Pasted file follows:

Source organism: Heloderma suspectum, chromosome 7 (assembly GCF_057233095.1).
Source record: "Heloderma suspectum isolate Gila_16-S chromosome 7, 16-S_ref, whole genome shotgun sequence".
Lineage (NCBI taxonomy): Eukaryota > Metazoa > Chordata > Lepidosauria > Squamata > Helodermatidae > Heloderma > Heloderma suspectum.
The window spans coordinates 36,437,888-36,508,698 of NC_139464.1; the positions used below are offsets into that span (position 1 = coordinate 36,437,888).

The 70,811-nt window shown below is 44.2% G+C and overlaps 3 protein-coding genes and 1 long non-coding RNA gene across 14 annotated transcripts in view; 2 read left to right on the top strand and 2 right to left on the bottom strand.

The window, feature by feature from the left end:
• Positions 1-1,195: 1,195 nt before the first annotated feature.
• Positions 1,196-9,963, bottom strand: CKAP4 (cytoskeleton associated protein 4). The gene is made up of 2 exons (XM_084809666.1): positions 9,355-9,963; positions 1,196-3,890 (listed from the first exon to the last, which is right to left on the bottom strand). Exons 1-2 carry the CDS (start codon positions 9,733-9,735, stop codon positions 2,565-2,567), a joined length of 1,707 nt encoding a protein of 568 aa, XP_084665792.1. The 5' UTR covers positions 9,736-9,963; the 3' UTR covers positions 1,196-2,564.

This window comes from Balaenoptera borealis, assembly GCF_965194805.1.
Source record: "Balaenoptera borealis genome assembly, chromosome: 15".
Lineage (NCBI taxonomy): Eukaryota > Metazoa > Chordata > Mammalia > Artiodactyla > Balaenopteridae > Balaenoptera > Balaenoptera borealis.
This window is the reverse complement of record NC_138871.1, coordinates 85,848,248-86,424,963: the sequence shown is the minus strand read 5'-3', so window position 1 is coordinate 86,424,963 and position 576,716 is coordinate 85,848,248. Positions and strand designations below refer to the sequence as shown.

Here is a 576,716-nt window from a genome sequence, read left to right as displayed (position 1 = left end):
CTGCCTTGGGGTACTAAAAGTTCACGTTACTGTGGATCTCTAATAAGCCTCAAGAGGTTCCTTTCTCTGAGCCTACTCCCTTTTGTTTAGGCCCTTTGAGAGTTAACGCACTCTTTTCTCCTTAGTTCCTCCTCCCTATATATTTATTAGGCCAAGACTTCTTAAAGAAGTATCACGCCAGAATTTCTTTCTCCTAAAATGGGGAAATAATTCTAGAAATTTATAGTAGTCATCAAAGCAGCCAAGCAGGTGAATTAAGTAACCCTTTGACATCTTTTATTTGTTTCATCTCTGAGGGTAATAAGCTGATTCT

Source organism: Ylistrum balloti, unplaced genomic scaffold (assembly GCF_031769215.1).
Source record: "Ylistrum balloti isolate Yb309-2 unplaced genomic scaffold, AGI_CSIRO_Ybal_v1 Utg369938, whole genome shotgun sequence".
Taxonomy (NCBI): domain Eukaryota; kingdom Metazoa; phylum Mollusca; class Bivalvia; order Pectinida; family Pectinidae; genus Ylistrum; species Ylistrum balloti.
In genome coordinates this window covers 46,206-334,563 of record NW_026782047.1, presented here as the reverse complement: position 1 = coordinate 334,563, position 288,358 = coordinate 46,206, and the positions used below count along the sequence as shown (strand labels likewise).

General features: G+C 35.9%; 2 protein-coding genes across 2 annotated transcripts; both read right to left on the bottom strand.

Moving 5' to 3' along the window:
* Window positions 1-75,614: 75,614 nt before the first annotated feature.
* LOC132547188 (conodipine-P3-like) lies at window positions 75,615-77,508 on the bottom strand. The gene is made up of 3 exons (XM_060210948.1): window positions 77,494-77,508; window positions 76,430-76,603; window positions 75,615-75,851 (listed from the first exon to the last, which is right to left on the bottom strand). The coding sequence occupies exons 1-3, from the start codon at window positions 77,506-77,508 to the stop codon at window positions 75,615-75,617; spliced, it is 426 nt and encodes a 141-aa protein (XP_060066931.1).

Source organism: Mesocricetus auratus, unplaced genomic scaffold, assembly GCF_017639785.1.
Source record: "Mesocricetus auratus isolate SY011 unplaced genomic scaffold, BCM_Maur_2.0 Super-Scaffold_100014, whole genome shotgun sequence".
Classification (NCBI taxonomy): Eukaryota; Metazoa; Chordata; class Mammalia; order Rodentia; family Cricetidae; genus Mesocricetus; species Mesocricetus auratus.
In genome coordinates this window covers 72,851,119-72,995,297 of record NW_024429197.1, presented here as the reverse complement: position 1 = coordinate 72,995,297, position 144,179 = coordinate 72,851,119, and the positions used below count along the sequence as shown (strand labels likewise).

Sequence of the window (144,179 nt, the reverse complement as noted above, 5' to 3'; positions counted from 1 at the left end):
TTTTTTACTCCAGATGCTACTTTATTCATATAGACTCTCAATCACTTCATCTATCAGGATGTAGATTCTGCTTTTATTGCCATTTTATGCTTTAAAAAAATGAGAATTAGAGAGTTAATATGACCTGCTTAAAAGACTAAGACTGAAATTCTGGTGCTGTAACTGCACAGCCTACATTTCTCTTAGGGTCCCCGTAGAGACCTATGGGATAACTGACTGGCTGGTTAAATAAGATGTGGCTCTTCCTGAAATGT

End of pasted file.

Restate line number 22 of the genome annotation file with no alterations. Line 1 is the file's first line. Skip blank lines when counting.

* LOC132547188 (conodipine-P3-like) lies at window positions 75,615-77,508 on the bottom strand. The gene is made up of 3 exons (XM_060210948.1): window positions 77,494-77,508; window positions 76,430-76,603; window positions 75,615-75,851 (listed from the first exon to the last, which is right to left on the bottom strand). The coding sequence occupies exons 1-3, from the start codon at window positions 77,506-77,508 to the stop codon at window positions 75,615-75,617; spliced, it is 426 nt and encodes a 141-aa protein (XP_060066931.1).